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Old 08-28-2018, 03:43 PM   #61
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I’m having a hard time visualizing that.

It looks to me like the sail boat crossed in front of the power boat, who apears to have hit the sail boat at a high enough rate of speed to climb up on the sail boat.

Based on the power boat climbing up on the sail boat I would venture to guess that the power boat was up on plane, a speed pretty difficult to overtake by a sail boat.

Perhaps there is more than I am seeing... but the photo does not seem to support a theory that the sail boat was overtaking the power boat.

This looks like a broadside collission to me.

I see the confusion now. He was making up an example to illustrate how a sail boat under sail doesn't ALWAY have precedence over a power boat. The precedence hierarchy is for crossing situations. When overtaking, there is no distinction between a sail or other boat.
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Old 08-28-2018, 03:59 PM   #62
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Back to the mishap, from the picture of the aftermath, one would assume the boats were both traveling in their now entangled directions leading up to the crash. And we assume that the sail boat was exclusively under sail. If both those assumptions are true, then the sailboat had priority and the power boat should have given way.


But we don't really know what lead up to this. For example, I have seen many sail boats tack in close quarters, creating a collision risk where one didn't exist before. Many seem to think that it's the burdened vessel's job to dodge them no matter what they do, failing to understand that they have an equal responsibility to maintain course and speed until the collision risk has passed. If something like that happened, then it's a different story.


Or maybe the boats were approaching each other in a very different manner, and their attempt to avoid a collision resulted in the pictured entanglement. Who knows.
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Old 08-28-2018, 04:59 PM   #63
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It's in the definition of a Towing Vessel, Par 26:02, page 215. I see I'm not alone is missing it......
I see the definition in the CFRs concerning towing vessels, but not in the Navrules or Colregs.

I can understand commercial being in the CFRs for regulating tow vessels...but I don't think commercial or recreational applies to ANY vessel n the Rules...towing, fishing, diving, etc. Espescially because they are international and to he USCGs definition isn't worldwide most likely. Inland rules are based but not strictly on the international rules.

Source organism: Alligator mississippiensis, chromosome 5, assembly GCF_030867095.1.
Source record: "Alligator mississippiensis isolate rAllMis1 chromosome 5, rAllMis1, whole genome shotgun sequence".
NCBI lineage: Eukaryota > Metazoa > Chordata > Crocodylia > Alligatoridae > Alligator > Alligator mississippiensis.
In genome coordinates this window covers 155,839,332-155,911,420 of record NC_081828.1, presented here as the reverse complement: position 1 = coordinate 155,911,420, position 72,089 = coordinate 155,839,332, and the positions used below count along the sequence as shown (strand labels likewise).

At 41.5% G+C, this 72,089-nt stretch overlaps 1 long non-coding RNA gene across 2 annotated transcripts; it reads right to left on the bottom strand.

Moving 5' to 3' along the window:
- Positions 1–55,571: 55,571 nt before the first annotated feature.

If by the nature of your work you are RAM, you dayshape, light and radio so. Even commercial tow vessels are not RAM unless they declare so.
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Old 08-28-2018, 06:26 PM   #64
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I see the confusion now. He was making up an example to illustrate how a sail boat under sail doesn't ALWAY have precedence over a power boat. The precedence hierarchy is for crossing situations. When overtaking, there is no distinction between a sail or other boat.
Thank you.
My point in my example is that sailboats under sail do not ALWAYS have a special privilege. Yes most of the time they do. I have been yelled at by those in sailboats (some with engines running and yes actually being overtaken by an 18’ Hobie Cat while idling through a Slow Speed/Minimum Wake Zone) that “Sailboats ALWAYS have the right of way”. I fault their instructors for passing on this ignorance.
Rule 18 calls out specific Exceptions. Overtaking is just one situation where a sailboat under sail is not stand on.

In the pic by the OP? Wasn’t there so no clue who did what.
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Old 08-28-2018, 07:07 PM   #65
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Weren’t right of way rules vacated the second a collision became evident?
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Old 08-28-2018, 07:10 PM   #66
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Last words of dying man after a car accident " But I had a green light". I do not give a sh.. who have the right a way. If someone is about to hurt me - I move out of way.
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Old 08-28-2018, 07:13 PM   #67